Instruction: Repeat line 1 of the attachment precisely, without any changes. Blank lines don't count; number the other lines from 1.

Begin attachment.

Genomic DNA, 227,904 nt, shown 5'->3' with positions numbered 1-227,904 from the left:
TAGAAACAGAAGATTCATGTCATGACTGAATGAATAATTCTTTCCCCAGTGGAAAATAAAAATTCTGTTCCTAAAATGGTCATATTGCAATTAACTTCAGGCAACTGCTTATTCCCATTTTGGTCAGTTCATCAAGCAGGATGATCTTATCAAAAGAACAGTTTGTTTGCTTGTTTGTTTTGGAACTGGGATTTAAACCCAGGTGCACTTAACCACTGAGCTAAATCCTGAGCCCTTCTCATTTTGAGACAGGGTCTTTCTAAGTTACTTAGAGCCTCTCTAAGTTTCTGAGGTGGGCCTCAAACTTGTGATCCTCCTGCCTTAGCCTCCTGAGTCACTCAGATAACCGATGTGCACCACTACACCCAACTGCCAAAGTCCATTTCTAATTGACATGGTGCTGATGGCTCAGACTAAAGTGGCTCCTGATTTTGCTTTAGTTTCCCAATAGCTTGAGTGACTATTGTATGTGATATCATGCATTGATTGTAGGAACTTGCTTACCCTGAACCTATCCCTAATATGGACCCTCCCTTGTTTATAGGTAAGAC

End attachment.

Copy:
Genomic DNA, 227,904 nt, shown 5'->3' with positions numbered 1-227,904 from the left: